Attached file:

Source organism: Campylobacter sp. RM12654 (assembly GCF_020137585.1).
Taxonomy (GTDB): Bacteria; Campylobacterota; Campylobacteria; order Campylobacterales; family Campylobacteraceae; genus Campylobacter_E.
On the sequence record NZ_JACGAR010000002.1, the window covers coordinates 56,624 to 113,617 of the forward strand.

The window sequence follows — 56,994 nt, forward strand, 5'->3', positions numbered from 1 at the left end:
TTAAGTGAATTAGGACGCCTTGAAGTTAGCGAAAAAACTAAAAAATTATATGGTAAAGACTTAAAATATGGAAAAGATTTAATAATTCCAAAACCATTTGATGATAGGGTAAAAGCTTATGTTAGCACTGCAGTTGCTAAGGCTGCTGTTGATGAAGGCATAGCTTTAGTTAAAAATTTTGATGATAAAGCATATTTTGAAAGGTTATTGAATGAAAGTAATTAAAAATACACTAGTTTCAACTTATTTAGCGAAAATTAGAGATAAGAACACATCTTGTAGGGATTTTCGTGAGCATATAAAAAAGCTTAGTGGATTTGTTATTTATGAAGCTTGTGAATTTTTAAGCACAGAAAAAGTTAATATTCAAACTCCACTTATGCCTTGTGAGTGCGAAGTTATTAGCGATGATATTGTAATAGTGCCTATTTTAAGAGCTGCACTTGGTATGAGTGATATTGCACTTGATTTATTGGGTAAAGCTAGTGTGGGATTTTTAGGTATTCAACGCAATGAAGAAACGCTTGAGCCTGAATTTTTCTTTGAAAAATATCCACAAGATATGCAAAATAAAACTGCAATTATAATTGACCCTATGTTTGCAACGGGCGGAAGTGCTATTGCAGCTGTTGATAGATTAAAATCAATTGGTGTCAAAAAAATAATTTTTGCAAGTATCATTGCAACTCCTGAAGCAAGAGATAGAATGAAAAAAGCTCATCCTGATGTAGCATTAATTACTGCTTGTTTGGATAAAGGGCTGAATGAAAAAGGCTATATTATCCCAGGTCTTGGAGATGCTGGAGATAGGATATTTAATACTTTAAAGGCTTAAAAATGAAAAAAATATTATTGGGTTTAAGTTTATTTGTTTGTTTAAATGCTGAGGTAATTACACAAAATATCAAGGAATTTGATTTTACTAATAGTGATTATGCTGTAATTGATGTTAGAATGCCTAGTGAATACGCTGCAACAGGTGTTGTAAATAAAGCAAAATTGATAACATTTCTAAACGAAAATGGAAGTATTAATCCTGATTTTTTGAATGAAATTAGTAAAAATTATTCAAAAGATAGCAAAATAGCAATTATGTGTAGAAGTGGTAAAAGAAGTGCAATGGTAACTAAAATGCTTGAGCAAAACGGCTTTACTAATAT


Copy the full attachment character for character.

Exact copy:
Source organism: Campylobacter sp. RM12654 (assembly GCF_020137585.1).
Taxonomy (GTDB): Bacteria; Campylobacterota; Campylobacteria; order Campylobacterales; family Campylobacteraceae; genus Campylobacter_E.
On the sequence record NZ_JACGAR010000002.1, the window covers coordinates 56,624 to 113,617 of the forward strand.

The window sequence follows — 56,994 nt, forward strand, 5'->3', positions numbered from 1 at the left end:
TTAAGTGAATTAGGACGCCTTGAAGTTAGCGAAAAAACTAAAAAATTATATGGTAAAGACTTAAAATATGGAAAAGATTTAATAATTCCAAAACCATTTGATGATAGGGTAAAAGCTTATGTTAGCACTGCAGTTGCTAAGGCTGCTGTTGATGAAGGCATAGCTTTAGTTAAAAATTTTGATGATAAAGCATATTTTGAAAGGTTATTGAATGAAAGTAATTAAAAATACACTAGTTTCAACTTATTTAGCGAAAATTAGAGATAAGAACACATCTTGTAGGGATTTTCGTGAGCATATAAAAAAGCTTAGTGGATTTGTTATTTATGAAGCTTGTGAATTTTTAAGCACAGAAAAAGTTAATATTCAAACTCCACTTATGCCTTGTGAGTGCGAAGTTATTAGCGATGATATTGTAATAGTGCCTATTTTAAGAGCTGCACTTGGTATGAGTGATATTGCACTTGATTTATTGGGTAAAGCTAGTGTGGGATTTTTAGGTATTCAACGCAATGAAGAAACGCTTGAGCCTGAATTTTTCTTTGAAAAATATCCACAAGATATGCAAAATAAAACTGCAATTATAATTGACCCTATGTTTGCAACGGGCGGAAGTGCTATTGCAGCTGTTGATAGATTAAAATCAATTGGTGTCAAAAAAATAATTTTTGCAAGTATCATTGCAACTCCTGAAGCAAGAGATAGAATGAAAAAAGCTCATCCTGATGTAGCATTAATTACTGCTTGTTTGGATAAAGGGCTGAATGAAAAAGGCTATATTATCCCAGGTCTTGGAGATGCTGGAGATAGGATATTTAATACTTTAAAGGCTTAAAAATGAAAAAAATATTATTGGGTTTAAGTTTATTTGTTTGTTTAAATGCTGAGGTAATTACACAAAATATCAAGGAATTTGATTTTACTAATAGTGATTATGCTGTAATTGATGTTAGAATGCCTAGTGAATACGCTGCAACAGGTGTTGTAAATAAAGCAAAATTGATAACATTTCTAAACGAAAATGGAAGTATTAATCCTGATTTTTTGAATGAAATTAGTAAAAATTATTCAAAAGATAGCAAAATAGCAATTATGTGTAGAAGTGGTAAAAGAAGTGCAATGGTAACTAAAATGCTTGAGCAAAACGGCTTTACTAATAT